Turkey is famous for its hamans or Turkish Baths. It is a wonderful way to detox. I lay on a hot marble slab in a heated room and once my body had heated up a masseuse came and exfoliated my skin. This was followed by a wash in a ball of soap suds in a special way that allowed my pours to open making it easier to massage and allow the toxins to escape. After which I was taken to a quiet room to relax. A very special experience which left my skin glowing. A haman has two hot rooms, one for men and the other for women or the times are alternated so that people of the opposite sex don’t mix. Some of the hamans can be quite seedy so it’s important to go to one that is recommended.

the Roman amphitheatre

the Greek amphitheatre

Away from the sea, I joined a group for a Land Rover excursion driving along gravel roads high into the mountains. Vistas of the coastline and sea lay far below us. In the village of Sazköy we visited a carpet factory where the ladies produce handmade rugs in a multitude of colours and designs. Mustafa, our driver, and owner of the company Difference Outdoor explained that it is possible to tell the situation of the person, always a female, who weaved the rug by looking at its tassels. Depending on the design indicates whether she is single, married, or looking for someone.

Within walking distance of Bodrum is a Greek fourth century BC amphitheatre originally seating up to 10,000. An impressive section seating 4,000 remains, and concerts are held here in July and August. Several day trips to archeological sites include Ephesus and Stratonikeia, a Greek/Roman settlement built in the third century BC only discovered in the past thirty years, and where further excavation is currently being carried out.

Turkey produces its own wine, which is cheap. Efes is the local beer, and Raki, an aniseed- flavoured aperitif the country’s local drink. As the area is by the sea the fish is extremely fresh. Local catches include sea bass, sea bream, and red mullet. Turkish delight is another delicacy, and comes in numerous flavours. My favourite is made with pistachios. Olive trees are everywhere and olive oil produced locally, and used a lot in the cooking. Star ratings do not equate with the UK so it’s important to check out a hotel before you commit to make sure it lives up to your expectations. Remember to take mosquito lotion with you.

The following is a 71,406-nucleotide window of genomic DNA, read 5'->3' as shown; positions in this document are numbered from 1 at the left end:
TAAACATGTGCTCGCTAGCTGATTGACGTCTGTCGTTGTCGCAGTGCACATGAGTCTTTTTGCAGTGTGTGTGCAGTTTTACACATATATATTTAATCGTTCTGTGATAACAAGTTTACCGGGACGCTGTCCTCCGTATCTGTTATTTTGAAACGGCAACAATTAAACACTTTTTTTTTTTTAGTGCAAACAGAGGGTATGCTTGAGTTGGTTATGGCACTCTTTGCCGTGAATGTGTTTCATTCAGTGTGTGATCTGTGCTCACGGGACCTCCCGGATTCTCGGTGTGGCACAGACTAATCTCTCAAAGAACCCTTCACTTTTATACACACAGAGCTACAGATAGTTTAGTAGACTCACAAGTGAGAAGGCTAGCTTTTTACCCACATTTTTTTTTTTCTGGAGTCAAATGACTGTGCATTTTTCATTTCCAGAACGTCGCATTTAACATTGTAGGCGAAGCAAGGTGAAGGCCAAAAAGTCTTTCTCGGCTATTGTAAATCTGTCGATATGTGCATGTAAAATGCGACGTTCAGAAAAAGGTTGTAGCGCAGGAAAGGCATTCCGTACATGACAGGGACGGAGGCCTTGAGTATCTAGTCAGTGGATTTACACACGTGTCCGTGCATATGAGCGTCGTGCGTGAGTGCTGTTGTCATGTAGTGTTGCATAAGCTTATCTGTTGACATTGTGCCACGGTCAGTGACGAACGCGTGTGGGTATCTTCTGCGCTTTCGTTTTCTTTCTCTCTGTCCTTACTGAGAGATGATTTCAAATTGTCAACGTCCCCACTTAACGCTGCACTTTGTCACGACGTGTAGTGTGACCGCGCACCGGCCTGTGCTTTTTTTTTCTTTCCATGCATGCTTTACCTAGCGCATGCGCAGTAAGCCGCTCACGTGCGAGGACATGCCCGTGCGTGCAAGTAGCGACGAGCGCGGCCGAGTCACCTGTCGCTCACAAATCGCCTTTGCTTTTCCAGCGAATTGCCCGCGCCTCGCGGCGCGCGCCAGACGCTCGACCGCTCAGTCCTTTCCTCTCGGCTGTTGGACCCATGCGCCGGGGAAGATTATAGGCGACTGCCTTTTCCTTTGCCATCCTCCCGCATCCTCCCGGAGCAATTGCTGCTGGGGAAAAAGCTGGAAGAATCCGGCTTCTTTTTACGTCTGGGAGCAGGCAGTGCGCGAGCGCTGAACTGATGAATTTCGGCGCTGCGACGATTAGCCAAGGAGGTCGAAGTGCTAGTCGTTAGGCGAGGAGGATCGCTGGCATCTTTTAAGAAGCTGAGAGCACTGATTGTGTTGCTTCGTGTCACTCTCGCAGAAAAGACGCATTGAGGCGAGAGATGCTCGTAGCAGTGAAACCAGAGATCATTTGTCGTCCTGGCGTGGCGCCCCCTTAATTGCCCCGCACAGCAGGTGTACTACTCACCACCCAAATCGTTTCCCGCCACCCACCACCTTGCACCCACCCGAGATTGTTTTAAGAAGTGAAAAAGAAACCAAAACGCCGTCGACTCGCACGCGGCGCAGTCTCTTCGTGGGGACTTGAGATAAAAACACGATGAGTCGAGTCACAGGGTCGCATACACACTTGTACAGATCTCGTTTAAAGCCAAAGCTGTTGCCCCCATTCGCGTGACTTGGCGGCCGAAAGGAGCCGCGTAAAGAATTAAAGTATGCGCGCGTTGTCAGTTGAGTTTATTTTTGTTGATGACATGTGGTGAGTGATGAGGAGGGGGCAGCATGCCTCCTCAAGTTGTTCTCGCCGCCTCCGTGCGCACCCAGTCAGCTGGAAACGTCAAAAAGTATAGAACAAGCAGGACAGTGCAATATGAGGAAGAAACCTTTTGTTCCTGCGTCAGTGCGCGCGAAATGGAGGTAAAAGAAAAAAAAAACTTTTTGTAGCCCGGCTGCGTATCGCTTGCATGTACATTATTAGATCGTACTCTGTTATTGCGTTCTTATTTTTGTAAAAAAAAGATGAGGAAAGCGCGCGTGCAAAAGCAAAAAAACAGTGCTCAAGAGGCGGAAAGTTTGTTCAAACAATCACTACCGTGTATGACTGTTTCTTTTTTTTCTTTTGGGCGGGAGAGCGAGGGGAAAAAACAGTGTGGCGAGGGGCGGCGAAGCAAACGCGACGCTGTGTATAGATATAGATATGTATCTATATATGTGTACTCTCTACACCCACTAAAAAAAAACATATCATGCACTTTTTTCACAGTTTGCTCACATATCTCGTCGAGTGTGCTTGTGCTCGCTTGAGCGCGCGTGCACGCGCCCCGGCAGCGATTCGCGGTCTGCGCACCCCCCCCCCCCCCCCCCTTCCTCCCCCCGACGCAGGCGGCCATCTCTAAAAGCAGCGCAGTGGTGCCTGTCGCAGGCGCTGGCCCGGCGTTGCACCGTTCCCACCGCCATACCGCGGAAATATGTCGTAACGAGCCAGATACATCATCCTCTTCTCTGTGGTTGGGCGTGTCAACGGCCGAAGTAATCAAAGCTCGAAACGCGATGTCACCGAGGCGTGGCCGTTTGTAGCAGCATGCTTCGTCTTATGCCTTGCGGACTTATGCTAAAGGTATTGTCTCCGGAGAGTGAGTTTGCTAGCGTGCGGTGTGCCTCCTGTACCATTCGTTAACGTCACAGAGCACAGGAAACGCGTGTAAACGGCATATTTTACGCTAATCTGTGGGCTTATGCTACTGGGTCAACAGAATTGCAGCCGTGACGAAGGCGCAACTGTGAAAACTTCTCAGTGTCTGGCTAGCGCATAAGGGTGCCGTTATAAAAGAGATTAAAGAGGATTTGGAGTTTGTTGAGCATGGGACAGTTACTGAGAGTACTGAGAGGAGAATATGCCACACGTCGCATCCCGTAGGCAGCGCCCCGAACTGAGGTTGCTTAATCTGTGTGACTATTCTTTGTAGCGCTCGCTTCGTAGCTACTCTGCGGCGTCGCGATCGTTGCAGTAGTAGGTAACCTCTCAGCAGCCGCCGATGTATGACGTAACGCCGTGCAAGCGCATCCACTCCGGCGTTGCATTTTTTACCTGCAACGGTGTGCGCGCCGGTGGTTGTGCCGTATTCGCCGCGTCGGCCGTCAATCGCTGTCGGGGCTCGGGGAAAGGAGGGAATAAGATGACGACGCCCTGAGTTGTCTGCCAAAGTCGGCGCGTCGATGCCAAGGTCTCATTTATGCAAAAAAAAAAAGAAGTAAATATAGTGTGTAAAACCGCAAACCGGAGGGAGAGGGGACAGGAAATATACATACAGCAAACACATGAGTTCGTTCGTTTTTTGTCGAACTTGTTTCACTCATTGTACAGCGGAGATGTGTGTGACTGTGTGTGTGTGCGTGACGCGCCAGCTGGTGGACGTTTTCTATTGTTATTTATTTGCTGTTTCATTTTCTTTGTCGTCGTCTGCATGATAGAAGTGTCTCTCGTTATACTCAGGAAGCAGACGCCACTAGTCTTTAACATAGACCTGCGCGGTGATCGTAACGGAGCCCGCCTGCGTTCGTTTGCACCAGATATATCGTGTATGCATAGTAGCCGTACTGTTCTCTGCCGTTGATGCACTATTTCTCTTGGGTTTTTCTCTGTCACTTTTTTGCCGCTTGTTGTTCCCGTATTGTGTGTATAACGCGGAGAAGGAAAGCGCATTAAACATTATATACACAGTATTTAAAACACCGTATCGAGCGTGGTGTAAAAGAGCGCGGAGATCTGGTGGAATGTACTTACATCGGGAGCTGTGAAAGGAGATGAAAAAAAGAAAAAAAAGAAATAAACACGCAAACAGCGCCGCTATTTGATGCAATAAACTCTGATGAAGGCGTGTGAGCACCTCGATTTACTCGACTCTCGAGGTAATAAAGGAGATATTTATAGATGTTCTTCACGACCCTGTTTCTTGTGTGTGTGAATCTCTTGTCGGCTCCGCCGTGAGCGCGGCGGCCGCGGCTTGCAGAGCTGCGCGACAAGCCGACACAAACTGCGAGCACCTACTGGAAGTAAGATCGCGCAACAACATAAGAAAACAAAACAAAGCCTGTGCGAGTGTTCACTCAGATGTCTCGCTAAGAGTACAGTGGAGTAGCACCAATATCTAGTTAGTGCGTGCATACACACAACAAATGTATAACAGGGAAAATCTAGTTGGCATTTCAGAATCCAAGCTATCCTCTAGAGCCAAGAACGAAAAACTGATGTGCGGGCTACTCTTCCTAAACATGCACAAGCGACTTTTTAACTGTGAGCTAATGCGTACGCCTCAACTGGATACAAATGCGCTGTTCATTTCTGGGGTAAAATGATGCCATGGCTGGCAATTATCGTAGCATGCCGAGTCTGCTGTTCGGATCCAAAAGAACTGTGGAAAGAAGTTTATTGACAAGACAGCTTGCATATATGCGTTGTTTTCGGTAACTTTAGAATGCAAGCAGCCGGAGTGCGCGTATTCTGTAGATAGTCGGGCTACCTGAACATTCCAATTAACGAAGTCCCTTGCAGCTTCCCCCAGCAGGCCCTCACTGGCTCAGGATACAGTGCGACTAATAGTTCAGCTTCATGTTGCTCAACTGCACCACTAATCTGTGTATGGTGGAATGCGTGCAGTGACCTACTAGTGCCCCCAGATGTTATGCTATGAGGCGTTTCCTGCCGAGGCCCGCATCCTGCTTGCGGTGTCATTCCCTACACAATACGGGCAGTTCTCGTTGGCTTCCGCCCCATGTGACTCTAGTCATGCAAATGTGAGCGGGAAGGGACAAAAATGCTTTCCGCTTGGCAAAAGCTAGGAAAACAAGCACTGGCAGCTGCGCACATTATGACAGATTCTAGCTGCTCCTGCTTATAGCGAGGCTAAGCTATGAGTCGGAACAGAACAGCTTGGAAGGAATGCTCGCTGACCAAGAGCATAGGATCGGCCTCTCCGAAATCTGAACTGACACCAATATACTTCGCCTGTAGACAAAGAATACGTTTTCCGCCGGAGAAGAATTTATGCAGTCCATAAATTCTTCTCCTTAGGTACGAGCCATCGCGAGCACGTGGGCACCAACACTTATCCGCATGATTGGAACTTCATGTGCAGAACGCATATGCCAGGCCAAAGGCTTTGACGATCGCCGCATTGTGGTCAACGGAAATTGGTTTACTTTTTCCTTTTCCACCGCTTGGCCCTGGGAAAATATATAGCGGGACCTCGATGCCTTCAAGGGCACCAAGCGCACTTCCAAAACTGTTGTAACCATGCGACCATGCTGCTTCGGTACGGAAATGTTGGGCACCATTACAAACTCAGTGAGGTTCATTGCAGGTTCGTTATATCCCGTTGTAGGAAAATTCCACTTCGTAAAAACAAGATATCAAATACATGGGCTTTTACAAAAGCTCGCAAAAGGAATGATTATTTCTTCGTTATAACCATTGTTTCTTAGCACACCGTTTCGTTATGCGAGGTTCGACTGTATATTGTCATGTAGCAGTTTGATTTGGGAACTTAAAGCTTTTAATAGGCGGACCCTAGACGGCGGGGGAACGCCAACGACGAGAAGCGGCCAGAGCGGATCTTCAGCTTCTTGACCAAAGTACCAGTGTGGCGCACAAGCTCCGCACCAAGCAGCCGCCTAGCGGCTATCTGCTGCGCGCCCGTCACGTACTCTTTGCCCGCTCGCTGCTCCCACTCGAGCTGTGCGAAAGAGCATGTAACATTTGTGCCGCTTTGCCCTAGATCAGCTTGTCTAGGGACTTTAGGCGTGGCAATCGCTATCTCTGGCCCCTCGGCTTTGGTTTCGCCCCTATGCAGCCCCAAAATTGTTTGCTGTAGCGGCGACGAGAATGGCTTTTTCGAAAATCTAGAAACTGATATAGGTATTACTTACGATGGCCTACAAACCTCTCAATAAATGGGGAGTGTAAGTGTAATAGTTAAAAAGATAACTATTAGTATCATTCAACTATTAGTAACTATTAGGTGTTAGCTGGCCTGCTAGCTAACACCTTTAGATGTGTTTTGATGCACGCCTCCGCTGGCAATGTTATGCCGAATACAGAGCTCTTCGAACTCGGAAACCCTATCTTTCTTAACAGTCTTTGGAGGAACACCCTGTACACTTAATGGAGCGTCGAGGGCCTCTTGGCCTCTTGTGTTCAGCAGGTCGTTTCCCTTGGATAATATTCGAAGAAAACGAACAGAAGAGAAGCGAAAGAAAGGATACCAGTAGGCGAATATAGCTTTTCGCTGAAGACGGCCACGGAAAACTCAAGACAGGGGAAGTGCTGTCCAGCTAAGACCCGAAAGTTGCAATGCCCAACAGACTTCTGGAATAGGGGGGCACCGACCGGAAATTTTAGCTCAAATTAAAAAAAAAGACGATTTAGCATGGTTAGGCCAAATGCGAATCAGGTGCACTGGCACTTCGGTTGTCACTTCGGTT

shopping in Bodrum

shopping in Bodrum

UK visitors require a visa to enter the country. An eVISA can be bought on-line and is well worth doing as it saves time, and any hassles on arrival.

Sixteen airports in the UK have direct links to Bodrum making it one of the most easily accessible holiday sun destinations for British holidaymakers. For those based in the south east, the non-stop Gatwick Express  takes 30 minutes from London Victoria. Discounts are available on-line. Southern rail also goes there although the travelling time is longer as it stops at stations on the way. Stansted Express goes direct to Stansted airport in 47 minutes from London Liverpool Street station. There are also coach options from various parts of the country.

To read more of Natasha’s blog, click here or go to

For more about Bodrum, click here or go to For more about Turkey, click here.